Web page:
The online survey gathered general participant characteristics, qualifications, and years of experience completing discharge documentation for women leaving hospital after giving birth. Additionally, survey questions asked participants to share their current discharge reporting practice and interpretation of the infant feeding categories used in the PDC: ‘full breastfeeding’, ‘any breastfeeding’, and ‘infant formula only’ [12]. In order to meet the study aim, survey participants were asked what reference timeframe they would recommend as ‘clinically relevant’ at discharge. Participants were also asked if the introduction of the WHO definition ‘exclusive breastfeeding’ would be a relevant category option for routine data collection at discharge.

Setting and recruitment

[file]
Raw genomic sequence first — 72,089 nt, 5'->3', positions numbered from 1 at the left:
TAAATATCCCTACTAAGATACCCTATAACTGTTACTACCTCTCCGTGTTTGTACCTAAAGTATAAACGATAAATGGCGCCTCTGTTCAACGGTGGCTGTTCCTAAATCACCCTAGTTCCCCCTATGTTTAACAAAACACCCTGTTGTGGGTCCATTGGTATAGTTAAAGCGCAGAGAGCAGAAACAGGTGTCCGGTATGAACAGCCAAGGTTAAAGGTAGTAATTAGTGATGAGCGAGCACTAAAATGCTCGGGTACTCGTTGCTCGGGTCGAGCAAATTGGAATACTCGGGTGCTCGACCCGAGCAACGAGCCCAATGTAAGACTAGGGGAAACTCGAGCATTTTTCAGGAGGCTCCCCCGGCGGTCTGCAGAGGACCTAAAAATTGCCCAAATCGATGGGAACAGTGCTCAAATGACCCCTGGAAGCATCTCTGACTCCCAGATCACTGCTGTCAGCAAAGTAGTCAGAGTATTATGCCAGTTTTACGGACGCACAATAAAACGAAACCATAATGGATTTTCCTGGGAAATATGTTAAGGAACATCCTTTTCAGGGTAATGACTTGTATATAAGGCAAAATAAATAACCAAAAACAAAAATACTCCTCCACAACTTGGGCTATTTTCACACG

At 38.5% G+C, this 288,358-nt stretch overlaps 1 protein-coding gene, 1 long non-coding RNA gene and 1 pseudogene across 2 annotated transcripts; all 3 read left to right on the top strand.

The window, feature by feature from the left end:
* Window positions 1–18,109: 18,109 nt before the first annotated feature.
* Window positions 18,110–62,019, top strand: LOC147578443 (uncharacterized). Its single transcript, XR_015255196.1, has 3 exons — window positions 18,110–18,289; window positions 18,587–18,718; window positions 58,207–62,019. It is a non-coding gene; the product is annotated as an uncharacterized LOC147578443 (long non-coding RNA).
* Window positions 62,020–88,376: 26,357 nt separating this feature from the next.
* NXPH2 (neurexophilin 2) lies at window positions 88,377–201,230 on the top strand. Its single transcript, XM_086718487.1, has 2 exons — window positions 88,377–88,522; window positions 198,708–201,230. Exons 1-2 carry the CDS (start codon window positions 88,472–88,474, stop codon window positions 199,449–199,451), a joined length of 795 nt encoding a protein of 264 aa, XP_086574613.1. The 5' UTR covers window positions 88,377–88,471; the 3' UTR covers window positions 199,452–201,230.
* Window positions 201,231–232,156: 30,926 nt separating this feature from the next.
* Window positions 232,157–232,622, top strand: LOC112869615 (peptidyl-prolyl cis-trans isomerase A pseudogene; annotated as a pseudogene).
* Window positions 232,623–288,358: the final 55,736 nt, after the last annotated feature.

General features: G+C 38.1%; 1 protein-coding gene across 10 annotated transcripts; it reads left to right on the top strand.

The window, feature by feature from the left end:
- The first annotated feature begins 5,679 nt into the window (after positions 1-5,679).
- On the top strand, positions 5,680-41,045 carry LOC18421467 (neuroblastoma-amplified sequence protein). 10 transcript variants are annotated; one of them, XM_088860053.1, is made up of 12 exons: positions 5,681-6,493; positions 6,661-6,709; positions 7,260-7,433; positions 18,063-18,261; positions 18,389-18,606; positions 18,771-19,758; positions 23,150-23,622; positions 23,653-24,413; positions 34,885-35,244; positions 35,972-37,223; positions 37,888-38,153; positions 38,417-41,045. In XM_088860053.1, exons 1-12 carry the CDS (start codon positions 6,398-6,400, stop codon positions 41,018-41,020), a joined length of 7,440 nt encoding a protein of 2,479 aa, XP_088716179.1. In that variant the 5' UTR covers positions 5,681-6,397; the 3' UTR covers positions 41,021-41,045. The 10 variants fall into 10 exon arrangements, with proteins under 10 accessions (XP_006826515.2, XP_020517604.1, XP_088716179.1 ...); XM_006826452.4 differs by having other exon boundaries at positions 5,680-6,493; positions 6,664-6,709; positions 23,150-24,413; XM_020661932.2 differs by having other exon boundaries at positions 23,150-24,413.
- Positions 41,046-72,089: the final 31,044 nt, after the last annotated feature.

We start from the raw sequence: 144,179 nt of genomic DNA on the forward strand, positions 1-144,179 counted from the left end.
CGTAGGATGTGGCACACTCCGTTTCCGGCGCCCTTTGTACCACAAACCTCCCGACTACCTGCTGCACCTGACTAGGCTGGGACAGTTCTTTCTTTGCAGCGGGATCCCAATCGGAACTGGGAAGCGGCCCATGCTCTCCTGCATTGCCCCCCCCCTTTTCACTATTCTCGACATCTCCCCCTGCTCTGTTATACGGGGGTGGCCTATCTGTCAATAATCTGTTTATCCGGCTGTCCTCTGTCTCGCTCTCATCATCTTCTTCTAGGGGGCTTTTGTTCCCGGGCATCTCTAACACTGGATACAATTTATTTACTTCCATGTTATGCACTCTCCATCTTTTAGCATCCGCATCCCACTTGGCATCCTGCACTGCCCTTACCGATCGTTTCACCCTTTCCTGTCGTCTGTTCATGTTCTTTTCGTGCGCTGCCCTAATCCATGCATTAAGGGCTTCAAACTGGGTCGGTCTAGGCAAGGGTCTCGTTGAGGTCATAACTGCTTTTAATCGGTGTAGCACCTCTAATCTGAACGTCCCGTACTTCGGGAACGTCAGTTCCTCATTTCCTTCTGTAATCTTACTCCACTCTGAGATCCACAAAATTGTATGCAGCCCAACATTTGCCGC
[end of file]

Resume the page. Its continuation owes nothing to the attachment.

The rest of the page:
At the time of writing, the state of NSW had the largest population in Australia, with approximately 8.341 million people accounted for in 2023 [14]. The majority of NSW women birth in public hospitals, (79% n = 72,116) with approximately 91,240 births per year [15]. The state of NSW is divided administratively into 15 local health districts inclusive of both metropolitan and rural districts. The majority of NSW hospitals utilise the eMaternity electronic data system (58%) [15]. Cerner, Meditech and other systems supply the remainder of PDC records [15].